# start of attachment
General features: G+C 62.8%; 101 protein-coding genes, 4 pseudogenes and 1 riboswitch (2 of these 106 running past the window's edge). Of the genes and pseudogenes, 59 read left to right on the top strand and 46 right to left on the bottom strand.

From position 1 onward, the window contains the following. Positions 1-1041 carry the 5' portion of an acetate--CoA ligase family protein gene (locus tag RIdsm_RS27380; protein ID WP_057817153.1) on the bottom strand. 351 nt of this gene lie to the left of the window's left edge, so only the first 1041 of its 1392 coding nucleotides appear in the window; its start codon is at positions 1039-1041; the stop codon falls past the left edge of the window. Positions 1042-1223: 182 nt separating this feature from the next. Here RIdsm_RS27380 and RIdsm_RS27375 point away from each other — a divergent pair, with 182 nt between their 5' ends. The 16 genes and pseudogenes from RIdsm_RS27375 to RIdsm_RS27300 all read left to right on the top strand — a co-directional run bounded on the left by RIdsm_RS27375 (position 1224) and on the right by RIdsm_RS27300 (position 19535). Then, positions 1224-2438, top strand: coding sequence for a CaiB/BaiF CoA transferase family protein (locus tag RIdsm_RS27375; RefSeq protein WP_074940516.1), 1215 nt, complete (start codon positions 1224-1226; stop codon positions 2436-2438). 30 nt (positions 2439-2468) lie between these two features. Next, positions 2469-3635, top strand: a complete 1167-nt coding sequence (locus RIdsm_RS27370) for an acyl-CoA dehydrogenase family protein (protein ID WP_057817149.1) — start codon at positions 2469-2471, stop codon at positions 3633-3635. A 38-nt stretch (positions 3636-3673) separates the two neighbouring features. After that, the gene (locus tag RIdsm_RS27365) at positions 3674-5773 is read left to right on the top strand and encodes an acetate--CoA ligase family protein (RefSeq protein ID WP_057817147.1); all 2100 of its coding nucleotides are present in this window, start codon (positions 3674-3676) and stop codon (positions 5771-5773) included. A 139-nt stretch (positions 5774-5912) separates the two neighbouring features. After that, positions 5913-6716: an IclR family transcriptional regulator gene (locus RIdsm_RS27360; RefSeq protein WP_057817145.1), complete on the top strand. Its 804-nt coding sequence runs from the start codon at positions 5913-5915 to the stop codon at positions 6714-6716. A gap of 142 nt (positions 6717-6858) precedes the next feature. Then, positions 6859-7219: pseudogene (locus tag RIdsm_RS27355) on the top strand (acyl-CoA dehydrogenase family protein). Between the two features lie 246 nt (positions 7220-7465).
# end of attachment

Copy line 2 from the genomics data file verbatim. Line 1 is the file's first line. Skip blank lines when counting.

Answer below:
From position 1 onward, the window contains the following. Positions 1-1041 carry the 5' portion of an acetate--CoA ligase family protein gene (locus tag RIdsm_RS27380; protein ID WP_057817153.1) on the bottom strand. 351 nt of this gene lie to the left of the window's left edge, so only the first 1041 of its 1392 coding nucleotides appear in the window; its start codon is at positions 1039-1041; the stop codon falls past the left edge of the window. Positions 1042-1223: 182 nt separating this feature from the next. Here RIdsm_RS27380 and RIdsm_RS27375 point away from each other — a divergent pair, with 182 nt between their 5' ends. The 16 genes and pseudogenes from RIdsm_RS27375 to RIdsm_RS27300 all read left to right on the top strand — a co-directional run bounded on the left by RIdsm_RS27375 (position 1224) and on the right by RIdsm_RS27300 (position 19535). Then, positions 1224-2438, top strand: coding sequence for a CaiB/BaiF CoA transferase family protein (locus tag RIdsm_RS27375; RefSeq protein WP_074940516.1), 1215 nt, complete (start codon positions 1224-1226; stop codon positions 2436-2438). 30 nt (positions 2439-2468) lie between these two features. Next, positions 2469-3635, top strand: a complete 1167-nt coding sequence (locus RIdsm_RS27370) for an acyl-CoA dehydrogenase family protein (protein ID WP_057817149.1) — start codon at positions 2469-2471, stop codon at positions 3633-3635. A 38-nt stretch (positions 3636-3673) separates the two neighbouring features. After that, the gene (locus tag RIdsm_RS27365) at positions 3674-5773 is read left to right on the top strand and encodes an acetate--CoA ligase family protein (RefSeq protein ID WP_057817147.1); all 2100 of its coding nucleotides are present in this window, start codon (positions 3674-3676) and stop codon (positions 5771-5773) included. A 139-nt stretch (positions 5774-5912) separates the two neighbouring features. After that, positions 5913-6716: an IclR family transcriptional regulator gene (locus RIdsm_RS27360; RefSeq protein WP_057817145.1), complete on the top strand. Its 804-nt coding sequence runs from the start codon at positions 5913-5915 to the stop codon at positions 6714-6716. A gap of 142 nt (positions 6717-6858) precedes the next feature. Then, positions 6859-7219: pseudogene (locus tag RIdsm_RS27355) on the top strand (acyl-CoA dehydrogenase family protein). Between the two features lie 246 nt (positions 7220-7465).